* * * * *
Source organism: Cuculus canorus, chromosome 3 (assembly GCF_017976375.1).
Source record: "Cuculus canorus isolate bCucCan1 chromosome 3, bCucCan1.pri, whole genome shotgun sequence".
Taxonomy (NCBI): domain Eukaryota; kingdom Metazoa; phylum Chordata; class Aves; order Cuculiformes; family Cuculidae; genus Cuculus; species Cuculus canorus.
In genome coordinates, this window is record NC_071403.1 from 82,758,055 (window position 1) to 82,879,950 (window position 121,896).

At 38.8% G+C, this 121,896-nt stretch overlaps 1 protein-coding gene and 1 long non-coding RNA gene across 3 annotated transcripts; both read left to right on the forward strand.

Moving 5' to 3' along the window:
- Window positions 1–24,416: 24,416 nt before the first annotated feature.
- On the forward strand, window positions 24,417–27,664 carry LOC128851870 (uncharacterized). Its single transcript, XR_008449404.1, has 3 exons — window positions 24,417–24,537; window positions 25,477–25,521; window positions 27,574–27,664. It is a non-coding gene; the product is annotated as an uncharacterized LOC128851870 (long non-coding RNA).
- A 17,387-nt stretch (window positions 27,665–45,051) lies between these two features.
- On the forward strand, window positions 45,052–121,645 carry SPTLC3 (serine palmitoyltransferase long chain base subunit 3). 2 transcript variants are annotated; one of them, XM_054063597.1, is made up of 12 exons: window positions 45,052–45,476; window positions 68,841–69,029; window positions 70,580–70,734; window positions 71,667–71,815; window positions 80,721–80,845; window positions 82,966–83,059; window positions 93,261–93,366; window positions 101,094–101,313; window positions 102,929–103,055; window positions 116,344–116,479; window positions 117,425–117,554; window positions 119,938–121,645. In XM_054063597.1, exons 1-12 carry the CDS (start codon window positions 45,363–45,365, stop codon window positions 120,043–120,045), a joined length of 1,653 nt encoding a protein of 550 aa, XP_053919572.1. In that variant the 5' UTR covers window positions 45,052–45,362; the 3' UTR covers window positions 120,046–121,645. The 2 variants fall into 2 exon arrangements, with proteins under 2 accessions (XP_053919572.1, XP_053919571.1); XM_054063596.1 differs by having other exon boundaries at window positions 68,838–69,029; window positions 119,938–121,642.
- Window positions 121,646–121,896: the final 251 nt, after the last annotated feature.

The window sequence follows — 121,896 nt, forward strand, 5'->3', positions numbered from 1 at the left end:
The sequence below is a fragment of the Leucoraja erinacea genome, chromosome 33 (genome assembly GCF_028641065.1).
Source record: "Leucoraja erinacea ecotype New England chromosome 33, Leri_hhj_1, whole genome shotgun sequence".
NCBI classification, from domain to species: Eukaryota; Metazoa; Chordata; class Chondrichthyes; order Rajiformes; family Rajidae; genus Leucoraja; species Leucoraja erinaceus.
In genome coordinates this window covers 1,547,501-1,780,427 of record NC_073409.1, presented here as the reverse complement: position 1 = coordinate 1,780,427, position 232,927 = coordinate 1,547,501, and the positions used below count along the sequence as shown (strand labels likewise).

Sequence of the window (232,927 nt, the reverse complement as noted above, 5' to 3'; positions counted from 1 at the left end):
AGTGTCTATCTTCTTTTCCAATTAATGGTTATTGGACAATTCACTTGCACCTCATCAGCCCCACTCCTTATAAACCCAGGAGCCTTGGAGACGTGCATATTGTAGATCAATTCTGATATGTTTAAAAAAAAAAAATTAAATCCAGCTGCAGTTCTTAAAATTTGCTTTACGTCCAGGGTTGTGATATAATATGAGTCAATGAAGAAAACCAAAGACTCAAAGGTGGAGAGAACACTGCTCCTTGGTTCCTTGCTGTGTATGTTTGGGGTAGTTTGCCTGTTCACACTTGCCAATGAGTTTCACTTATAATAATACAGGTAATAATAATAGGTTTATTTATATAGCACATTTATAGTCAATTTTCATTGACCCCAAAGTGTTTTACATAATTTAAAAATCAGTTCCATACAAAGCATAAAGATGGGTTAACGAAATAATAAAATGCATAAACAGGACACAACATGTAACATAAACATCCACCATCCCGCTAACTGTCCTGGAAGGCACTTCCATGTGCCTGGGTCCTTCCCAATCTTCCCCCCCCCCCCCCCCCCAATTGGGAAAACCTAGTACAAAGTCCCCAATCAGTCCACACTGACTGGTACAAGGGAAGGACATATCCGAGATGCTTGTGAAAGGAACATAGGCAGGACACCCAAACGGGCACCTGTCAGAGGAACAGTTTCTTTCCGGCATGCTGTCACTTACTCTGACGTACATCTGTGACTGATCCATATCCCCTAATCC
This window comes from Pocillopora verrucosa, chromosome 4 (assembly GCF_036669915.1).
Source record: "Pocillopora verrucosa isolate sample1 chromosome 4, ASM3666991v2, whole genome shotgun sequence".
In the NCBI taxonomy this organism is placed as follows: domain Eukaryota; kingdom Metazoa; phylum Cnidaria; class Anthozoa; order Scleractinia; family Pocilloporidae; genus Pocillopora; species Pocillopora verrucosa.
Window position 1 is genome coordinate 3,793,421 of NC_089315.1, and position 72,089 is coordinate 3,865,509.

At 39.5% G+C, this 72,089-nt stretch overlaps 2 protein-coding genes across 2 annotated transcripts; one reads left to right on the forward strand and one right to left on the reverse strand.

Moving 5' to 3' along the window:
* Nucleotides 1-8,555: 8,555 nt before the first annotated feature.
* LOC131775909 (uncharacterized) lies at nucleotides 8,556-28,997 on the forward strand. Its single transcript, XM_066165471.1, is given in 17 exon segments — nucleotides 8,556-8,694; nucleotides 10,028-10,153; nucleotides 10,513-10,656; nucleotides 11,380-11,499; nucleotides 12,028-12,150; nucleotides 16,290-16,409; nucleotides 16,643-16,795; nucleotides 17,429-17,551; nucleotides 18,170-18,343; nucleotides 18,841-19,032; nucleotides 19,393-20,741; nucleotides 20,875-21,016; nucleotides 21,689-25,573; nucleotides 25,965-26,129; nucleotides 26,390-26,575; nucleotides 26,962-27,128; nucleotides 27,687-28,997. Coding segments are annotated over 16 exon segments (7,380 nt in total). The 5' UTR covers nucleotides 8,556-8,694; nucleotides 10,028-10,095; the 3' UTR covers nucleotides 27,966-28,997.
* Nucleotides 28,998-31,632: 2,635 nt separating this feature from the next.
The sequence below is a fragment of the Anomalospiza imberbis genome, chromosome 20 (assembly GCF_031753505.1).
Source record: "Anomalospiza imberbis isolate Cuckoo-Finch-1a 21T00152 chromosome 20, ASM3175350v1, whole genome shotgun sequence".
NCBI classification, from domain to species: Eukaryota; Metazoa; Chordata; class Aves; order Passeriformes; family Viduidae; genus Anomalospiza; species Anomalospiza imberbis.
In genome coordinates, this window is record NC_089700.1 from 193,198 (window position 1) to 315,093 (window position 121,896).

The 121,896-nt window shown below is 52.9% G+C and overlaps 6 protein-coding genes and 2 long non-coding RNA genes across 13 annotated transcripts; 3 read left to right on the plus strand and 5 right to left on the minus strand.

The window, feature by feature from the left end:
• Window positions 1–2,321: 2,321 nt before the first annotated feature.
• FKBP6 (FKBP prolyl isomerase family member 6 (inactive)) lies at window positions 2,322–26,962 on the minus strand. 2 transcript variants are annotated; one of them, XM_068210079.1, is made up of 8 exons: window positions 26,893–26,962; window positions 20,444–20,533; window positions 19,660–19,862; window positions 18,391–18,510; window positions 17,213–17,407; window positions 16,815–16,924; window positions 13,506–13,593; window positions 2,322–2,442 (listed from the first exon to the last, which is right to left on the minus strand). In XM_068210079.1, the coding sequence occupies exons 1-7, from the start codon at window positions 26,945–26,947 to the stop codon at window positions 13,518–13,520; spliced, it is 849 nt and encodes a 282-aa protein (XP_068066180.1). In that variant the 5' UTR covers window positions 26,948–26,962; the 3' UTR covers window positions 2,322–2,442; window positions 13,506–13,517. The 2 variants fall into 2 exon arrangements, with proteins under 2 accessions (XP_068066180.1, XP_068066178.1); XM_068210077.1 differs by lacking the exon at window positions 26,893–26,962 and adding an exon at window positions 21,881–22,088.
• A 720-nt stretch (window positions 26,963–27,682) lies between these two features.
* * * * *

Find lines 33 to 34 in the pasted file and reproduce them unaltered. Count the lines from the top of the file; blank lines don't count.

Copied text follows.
The window, feature by feature from the left end:
• Window positions 1–2,321: 2,321 nt before the first annotated feature.